The road to Raising the Bottom has been a long and twisted path that spans over twenty-three years.

I started writing in 1994, shortly after I graduated from nursing school. I finished my first novel in 1997, and went on to write three more. I never did much to promote those novels. I put a few of them up on Amazon, and lo and behold, I received many great reviews. I know I can tell a story, but it was always the writing part where I harbored insecurity, and perhaps because of that insecurity, I never called myself a writer.

It wasn’t until I was well into my fourth book that I started to question my hesitancy. Why did I waver, and not fully embrace the notion that I was a writer? After all, it was a piece of my identity. I knew I deserved the title because for some reason or other I felt driven to write. Perhaps I had come to think that in order to be a legitimate writer I had to have commercial success. Perhaps I looked for validation in the form of a check in order to confirm that my writing was more than a hobby. I bought into the worldly notion that only highly paid writers could call themselves a writer. It’s only been since I’ve finished my fifth book, Raising the Bottom; Making Mind Choices in a Drinking Culture, that I’ve finally brushed that particular demon off my back, and decided that yes, I am a writer.

If writer’s write, then anyone who has ever forgone an evening out with friends and loved ones so they could stay home and write, is a writer.  Anyone who has sacrificed anything at all so they could stay put and write should be enough to assume the title; anyone who has actually tackled the arduous process of wading through and completing a manuscript, whether it be a short story, a play, a novel or any other sort of book, are all undeniably, writers. There is no mystique to the writing life that’s privy to the chosen few.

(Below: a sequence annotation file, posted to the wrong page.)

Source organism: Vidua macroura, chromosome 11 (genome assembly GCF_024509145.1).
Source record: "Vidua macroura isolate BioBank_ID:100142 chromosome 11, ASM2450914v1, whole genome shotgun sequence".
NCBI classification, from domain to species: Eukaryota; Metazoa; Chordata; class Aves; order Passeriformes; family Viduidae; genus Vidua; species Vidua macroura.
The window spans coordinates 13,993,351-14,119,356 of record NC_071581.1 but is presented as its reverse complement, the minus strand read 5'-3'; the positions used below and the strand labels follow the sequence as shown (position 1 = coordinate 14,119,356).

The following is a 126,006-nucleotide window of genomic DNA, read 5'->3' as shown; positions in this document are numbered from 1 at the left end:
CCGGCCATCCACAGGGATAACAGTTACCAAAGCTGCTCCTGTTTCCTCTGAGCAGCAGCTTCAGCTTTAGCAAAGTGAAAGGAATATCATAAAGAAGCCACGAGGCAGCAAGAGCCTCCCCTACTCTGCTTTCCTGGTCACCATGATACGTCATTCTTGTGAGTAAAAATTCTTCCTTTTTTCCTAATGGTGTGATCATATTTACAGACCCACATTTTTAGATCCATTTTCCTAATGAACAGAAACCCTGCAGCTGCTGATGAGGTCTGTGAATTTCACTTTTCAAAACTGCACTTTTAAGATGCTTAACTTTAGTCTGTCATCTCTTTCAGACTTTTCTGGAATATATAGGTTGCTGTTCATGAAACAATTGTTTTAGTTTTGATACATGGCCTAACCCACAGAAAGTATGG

Years ago I stumbled over an article where the writer talked about finding her voice. She believed it took writers five books to hit the right note.  I’m not sure I agree with her; we can all name at least one author who published their first book only to see it soar to the top of all of the best seller lists.  But, to be impartial, we never find out who long and how often that writer wrote and was rejected along the way. What torment did they have to go through before they hit their stride and knocked it out of the park?

Suffice to say that I am now comfortable with calling myself a writer. After five books and many hours in the chair, I deserve to honor myself, and my craft, and call myself a writer. It’s something that I do. It’s a part of who I am. Regardless of how things shake out, no one can deny me, including myself, that I am a writer!